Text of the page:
For this week's Friday update, a brief word about the Labrador by-election, how approval ratings relate to re-election chances, and the final update to the Liberal leadership endorsement rankings.
Trudeau first, Murray or Hall Findlay second
The leadership endorsement rankings weren't much fun this time around, as Justin Trudeau got most of the endorsements that were handed out from Liberal luminaries. By my count, 84 current or formerly elected federal or provincial legislators and senators from the Liberal Party (and its provincial cousins) gave out an endorsement (not including the leadership contestants themselves), and Trudeau got 66 of them (or 79%). Joyce Murray received ten (12%) and Martha Hall Findlay received four (5%).
The endorsement rankings were a lot more interesting to follow during the NDP leadership race, as Thomas Mulcair, Brian Topp, and Peggy Nash battled it out for top spot. In the end, Mulcair was ranked first and he won. Daniel Paillé was also ranked first in the rankings for the BQ's race.
Of course, one hardly needs a sophisticated model to predict the outcome of the Liberal leadership race. Every single indicator points to Trudeau winning, and winning by a large margin. But who will come second?
The endorsement rankings - unweighted by region - assume that Murray will finish second. She has more endorsements than Hall Findlay, and the ones she did receive are more highly valued than those that have been awarded to Hall Findlay.
Speaking of which, Hall Findlay is finally on the board. New endorsements added to the model (they may not actually be new, but they are new to the rankings) include those from Kent Hehr, an Alberta Liberal MLA, and former provincial MLAs James Doyle and Aldéa Landry (New Brunswick) and Weslyn Mather (Alberta).
New Trudeau endorsements include Marcel Proulx, Pablo Rodriguez, and Maryse Gaudreault - all from Quebec.
No new ones were added for any of the other contestants.
Murray does have a good chance of finishing second because of all the non-Liberal support she might get from groups like LeadNow and supporters of people like David Suzuki and Bruce Hyer. There is good reason to think that she will finish second, over and above the endorsement rankings. Her fundraising has been better than Hall Findlay's, though it is still far behind Trudeau's.
However, after Marc Garneau dropped out Hall Findlay became the most viable non-Trudeau (and anti-cooperation) option on the ballot. She may be able to get more support than Murray because of that, particularly since Murray's non-Liberal supporters may not bother voting in what is considered a race that will be an easy win for Trudeau. The weighted endorsement rankings (weighting the endorsements by province, similarly to how the votes will be weighted by riding) put Hall Findlay in second.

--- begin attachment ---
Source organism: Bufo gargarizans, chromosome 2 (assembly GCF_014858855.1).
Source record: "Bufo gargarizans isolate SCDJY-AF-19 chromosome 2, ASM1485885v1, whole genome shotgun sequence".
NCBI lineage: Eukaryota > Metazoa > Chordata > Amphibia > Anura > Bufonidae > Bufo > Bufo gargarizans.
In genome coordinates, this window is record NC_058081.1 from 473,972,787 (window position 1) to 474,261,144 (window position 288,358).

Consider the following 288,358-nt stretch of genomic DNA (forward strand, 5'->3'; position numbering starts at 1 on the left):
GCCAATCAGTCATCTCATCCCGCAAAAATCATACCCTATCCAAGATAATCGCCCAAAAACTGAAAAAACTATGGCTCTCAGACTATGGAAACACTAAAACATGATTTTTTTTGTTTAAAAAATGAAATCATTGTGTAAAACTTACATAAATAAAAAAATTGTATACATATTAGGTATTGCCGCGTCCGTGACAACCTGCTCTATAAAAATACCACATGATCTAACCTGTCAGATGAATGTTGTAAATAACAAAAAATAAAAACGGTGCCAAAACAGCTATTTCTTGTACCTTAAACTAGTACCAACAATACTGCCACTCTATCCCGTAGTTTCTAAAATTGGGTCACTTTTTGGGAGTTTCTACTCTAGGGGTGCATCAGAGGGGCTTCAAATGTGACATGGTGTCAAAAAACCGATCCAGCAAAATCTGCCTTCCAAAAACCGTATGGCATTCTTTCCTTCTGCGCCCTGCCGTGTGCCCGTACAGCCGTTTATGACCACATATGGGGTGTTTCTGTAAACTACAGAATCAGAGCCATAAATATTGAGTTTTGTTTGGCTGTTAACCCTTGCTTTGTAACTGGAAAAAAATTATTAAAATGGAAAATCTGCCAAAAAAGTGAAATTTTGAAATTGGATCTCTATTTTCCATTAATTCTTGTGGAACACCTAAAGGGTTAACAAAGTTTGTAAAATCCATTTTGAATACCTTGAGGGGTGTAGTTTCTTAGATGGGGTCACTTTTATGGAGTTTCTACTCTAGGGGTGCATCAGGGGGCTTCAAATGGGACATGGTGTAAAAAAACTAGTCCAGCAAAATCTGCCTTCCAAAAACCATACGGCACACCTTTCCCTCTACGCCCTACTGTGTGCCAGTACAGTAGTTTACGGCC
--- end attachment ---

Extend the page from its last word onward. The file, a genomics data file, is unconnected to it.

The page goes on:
That may prove to be a happy accident as the results will almost certainly be much closer to the mark than the unweighted results. I call it an accident as Hall Findlay is the only leadership contestant that has been endorsed by any Albertan Liberal (at least as far as I can find). That means Hall Findlay is awarded 100% of the points in Alberta, and that propels her from under 1% of the weighted endorsements points to just under 10%. Murray remains at about 8%, while Trudeau is reduced to 82%. That seems like a slightly more plausible result.
But this will almost certainly be a case where the endorsement rankings do not end up very close to the official tally. Obviously, Deborah Coyne and Karen McCrimmon won't be completely shut-out, and Martin Cauchon will probably get more than 1% of the vote. The race was simply too lop-sided, and few with any skin in the game wanted to go up against the Trudeau juggernaut.
If I had to guess, I would give Coyne and McCrimmon about 2% of the vote each, and Cauchon another 5% (he could potentially get more, as he has also had good fundraising). I'd give another 15% apiece to both Murray and Hall Findlay (I won't guess who finishes second, as I have no clue) and that leaves about 60% of the vote to Trudeau. I think that is a reasonable guess - Stephen Harper took 69% in his leadership win (56% of weighted ballots), and I'm not sure if he dominated that race as much as Trudeau has.